- Yelp is due to report Q4 2015 earnings on 8th February 2016 after market close.
- Expectations for Yelp are low going into the earnings call.
- Recent checks by a Wall Street analyst suggest that Yelp's traffic problem still persists.
- Yelp fundamentals are yet to start showing solid signs of improvement and the shares remain a speculative investment at this point.
Leading business review site Yelp (NYSE:YELP) will report fourth quarter 2015 results on 8th February 2016 after market close. Wall Street expects Yelp to report revenue of $152.35M, good for 38.5% Y/Y growth, and EPS of -$0.04 compared to $0.09 in Q4 2014. During its third quarter 2015 earnings call, Yelp said that it expects to report fourth quarter revenue of $149.5M-$154.5M, roughly in-line with the consensus on Wall Street. Yelp also said that it expects EBITDA of $20M-$24M, the mid-point representing a 12% Y/Y drop.
Yelp has missed the last three consecutive earnings estimates.
Yelp Earnings Quarterly Surprise History
Looking at Yelp’s EPS trends, it becomes clear that all is not well with the company. Yelp has consistently failed to turn a profit in the last three quarters running, leading to its shares getting badly hammered. Yelp shares are down 25% YTD while Yelp stock has lost more than 60% of its value over the past 12 months alone.
Yelp is beset by many troubles which have been weighing heavily on the company. One of its biggest problems is that the company has been seeing a huge drop in traffic, which is a bad sign because the company relies heavily on ad-revenue. The more people visit Yelp pages and view its ads, the more ad-revenue the company is able to realize.
Yelp gets traffic from two main sources: its own mobile app, and from search engines, mainly Alphabet Inc-C (NASDAQ:GOOG). Looking at Yelp’s traffic numbers, the platform received 169 million unique visitors during Q3 2015, an increase of only 21.5% and considerably slower than the company’s top line growth. Yelp and travel reviews site TripAdvisor (NASDAQ:TRIP) have been complaining that Google favors its own reviews in SERP, or Search Engine Results Placement, with Google reviews appearing first when customers need to read reviews about a business or hotel while Yelp and TripAdvisor results appear much lower in the search page. Lower SERP naturally leads to lower clicks and lower traffic. TripAdvisor CEO Jeremy Stoppleman recently posted on Twitter (NYSE:TWTR) saying search results for a particular service with Yelp or TripAdvisor reviews specifically requested were turning up Google reviews automatically. Google apologized and rectified the anomaly saying it was caused by a coding error.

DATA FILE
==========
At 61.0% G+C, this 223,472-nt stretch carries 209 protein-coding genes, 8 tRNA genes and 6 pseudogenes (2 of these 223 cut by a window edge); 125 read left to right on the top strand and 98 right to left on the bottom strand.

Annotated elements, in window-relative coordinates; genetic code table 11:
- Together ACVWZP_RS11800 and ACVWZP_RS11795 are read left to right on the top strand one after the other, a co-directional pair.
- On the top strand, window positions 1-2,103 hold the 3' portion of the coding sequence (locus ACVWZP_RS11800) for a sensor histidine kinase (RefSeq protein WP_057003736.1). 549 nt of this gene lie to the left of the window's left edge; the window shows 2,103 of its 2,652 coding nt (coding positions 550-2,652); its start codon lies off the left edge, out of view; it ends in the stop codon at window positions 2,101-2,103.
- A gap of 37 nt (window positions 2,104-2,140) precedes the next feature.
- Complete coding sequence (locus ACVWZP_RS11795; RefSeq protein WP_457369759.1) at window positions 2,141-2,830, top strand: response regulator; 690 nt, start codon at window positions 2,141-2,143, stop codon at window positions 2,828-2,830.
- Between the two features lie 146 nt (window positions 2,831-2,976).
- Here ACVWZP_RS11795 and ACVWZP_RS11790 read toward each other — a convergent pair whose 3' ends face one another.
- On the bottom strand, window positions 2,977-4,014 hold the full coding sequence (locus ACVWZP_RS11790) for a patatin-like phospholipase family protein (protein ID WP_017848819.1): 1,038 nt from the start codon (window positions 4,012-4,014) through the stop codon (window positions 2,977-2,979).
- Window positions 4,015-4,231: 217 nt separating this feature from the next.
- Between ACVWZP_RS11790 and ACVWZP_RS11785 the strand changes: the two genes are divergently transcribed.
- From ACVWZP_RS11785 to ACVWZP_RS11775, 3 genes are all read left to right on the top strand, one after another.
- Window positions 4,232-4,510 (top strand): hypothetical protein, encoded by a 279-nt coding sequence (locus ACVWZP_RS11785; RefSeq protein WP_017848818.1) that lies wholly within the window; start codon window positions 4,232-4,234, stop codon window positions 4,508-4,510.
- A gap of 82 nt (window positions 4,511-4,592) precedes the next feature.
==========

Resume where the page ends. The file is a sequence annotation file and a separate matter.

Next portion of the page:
But it appears Yelp’s traffic problem still persists. B. Riley downgraded Yelp shares two weeks ago to 'Sell' and cut its PT by $6 to just $15 (30% below current price) saying that online checks by the firm had revealed that Yelp’s traffic had declined 13% Q/Q and 8%Y/Y during the fourth quarter, a much bigger decline than the 2% Q/Q decline during Q4 2014 due to normal seasonal declines. Yelp shares tanked 10% after the downgrade.
The big problem with Yelp is that it relies so heavily on Google search thus leaving it badly exposed. During the third quarter, out of the 169 million unique visitors Yelp received on its site, only 20 million, or 11.8%, came from Yelp’s app with the rest coming from search engines. As long as the vast majority of people keep finding Yelp through search engines instead of its own app, the company’s traffic problem will continue to persist.
Yelp’s profitability problem has been brought about by its heavy marketing costs as it tries to expand into international markets. During Q3 2015, Yelp spent 57.8% of its revenue on marketing expenses, by far its largest operating expense. Yelp’s marketing expenses grew at a rapid 52% clip, much faster than top line growth. With such a large line item growing so fast, Yelp’s bottom line is almost guaranteed to remain deeply in the red.
Despite its efforts to expand into international markets, Yelp has little to show for its efforts. Yelp’s ARPALB, or Average Revenue per Active Local Business, is about one-seventh ARPALB in North America. Less than 30% of Yelp’s revenue comes from international markets compared with more than 50% for Internet companies such as Google, Facebook (NASDAQ:FB), and Twitter.
Investor Takeaway Going Into Yelp Earnings
Although Yelp shares now trade at a cheap Price-to-Sales ratio of 3.2 after the year-long battering, buying these shares at this point amounts to nothing more than a speculative move, since there are no solid signs that the company’s fundamentals are improving. Trading Yelp stock has been a profitable venture for the shorts over the past one year or so, and appears bound to remains that way in the near future.